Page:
Giddens has also written about The new egalitarianism, The progressive manifesto: new ideas for the centre-left, The global third way (perhaps this is what he was looking for in Gaddafi - a Libyan counterpoint to Tony Blair?), Politics, sociology and social theory and many other texts too numerous to count. Quite the expert, all told. No doubt it was his intellectual eminence (rather than his willingness to put it at the service of the powerful) which got him made a baron.
He also sells humungous quantities of books through Polity Press, which he co-founded with Held (see above). His own Sociology is a poorly-written dumbing down of the subject (we should, of course, discount those wicked rumours which say that it is mostly ghost-written by postgrads), but is nevertheless used by lazy academics throughout these islands and loved by students who find that it doesn't push them to think in the slightest. One wonders will those who weren't put off the man by his willingness to act as Tony Blair's intellectual henchman be put off by his willingness to do the same for Gaddafi?
Professor Robert Putnam teaches at Harvard's John F Kennedy School of Government and directs Manchester University's Graduate Summer Programme in Social Change. Like Giddens, Putnam has form in this area: his first book Making democracy work: civic traditions in modern Italy was slated by specialists for presenting the problems of southern Italy as being all to do with the wrong kind of culture and nothing to do with internal colonialism, economic inequality or oppression. Italy was too far away to make a career with, though, and what really made his name was an article and then a book entitled Bowling alone, which won him an invite to meet Bill Clinton (and, in a slightly less grandiose league, Bertie Ahern). The book has the great merit (for neoliberals) of proposing that the real problem in the modern world is not power or poverty but the fact that people don't volunteer enough or see enough of their neighbours.
His other titles include The comparative study of political elites, Democracies in flux, and Age of Obama. It comes as no surprise that Putnam is also laden down with honours for his wisdom, insight and willingness to make convenient noises: medals, honorary degrees, prizes for his contributions to political science, etc.
Lest we forget, Junior's (plagiarised) thesis, for which the LSE gave him a PhD, was entitled "The Role of Civil Society in the Democratisation of Global Governance Institutions: From â€˜Soft Powerâ€™ to Collective Decision-Making".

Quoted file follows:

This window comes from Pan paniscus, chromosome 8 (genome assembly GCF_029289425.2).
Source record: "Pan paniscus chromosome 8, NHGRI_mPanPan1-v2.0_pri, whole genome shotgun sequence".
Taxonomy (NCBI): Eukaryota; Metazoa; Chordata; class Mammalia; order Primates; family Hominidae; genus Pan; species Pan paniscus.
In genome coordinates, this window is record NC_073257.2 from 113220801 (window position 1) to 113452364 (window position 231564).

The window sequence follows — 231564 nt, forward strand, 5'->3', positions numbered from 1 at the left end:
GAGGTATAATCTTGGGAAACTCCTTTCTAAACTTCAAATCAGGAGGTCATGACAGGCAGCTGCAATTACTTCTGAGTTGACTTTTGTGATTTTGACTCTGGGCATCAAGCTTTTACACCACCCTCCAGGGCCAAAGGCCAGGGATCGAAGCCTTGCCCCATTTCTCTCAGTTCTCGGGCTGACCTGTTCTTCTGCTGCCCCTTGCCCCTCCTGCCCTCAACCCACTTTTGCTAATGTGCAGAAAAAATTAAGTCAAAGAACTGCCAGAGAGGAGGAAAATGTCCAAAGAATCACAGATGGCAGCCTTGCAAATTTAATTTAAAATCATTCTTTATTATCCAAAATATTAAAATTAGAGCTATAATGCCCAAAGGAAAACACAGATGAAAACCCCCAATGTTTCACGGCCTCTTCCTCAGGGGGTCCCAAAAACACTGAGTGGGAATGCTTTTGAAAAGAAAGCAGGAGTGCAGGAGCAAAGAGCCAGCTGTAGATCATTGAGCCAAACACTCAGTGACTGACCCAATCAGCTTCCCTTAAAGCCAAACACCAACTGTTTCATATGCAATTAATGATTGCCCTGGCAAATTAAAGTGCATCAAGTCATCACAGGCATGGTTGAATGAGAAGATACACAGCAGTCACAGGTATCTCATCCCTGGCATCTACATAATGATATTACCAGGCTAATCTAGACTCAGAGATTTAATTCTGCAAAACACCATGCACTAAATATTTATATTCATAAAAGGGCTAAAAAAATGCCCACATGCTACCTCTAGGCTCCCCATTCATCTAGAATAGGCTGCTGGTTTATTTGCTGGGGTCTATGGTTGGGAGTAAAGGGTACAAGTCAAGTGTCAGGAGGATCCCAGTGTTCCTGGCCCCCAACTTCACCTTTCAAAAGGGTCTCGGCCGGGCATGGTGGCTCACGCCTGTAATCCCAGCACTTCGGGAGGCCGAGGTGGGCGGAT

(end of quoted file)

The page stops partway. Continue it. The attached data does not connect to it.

The easiest thing for elites is to learn how to make the right noises: let's waffle on about civil society, active citizenship, governance, participation and consultation ... and carry on doing exactly what we've always done. The easiest thing for academics is to take the money, celebrate the status of associating with the powerful, and be delighted when they pick up on the buzz words the academics are trying to sell them.
Of course, it's particularly easy for people whose careers are bound up with power and money: if you can't tell what kind of person Tony Blair or Bertie Ahern are from reading the newspapers, how are you going to get it right with Gaddafi junior?
... or as the man said, "Do men gather forth grapes of thorns, or figs of thistles? Even so every good tree bringeth forth good fruit; but a corrupt tree bringeth forth evil fruit."
Rather more common sense, practicality and ethical understanding on the part of "Topple the Tyrants" who've just occupied Junior's London pad. The house can be viewed here in its pre-occupation state. House of the day, and just under Â£10,000 a week. Truly the rich and powerful are not like you and me.
A final thought: Allison Jaggar notes (in Feminist politics and human nature) that in liberal theory we are more closely identified with our minds than our bodies. She concludes from this that selling your mind for money should be rather more problematic to liberals than physical prostitution.Â Somehow, though, good liberals never seem to have huge problems with people who make their careers out of defending the indefensible: unless of course the indefensible is on the left, and it is done out of conviction and against the stream rather than in return for money, power and status.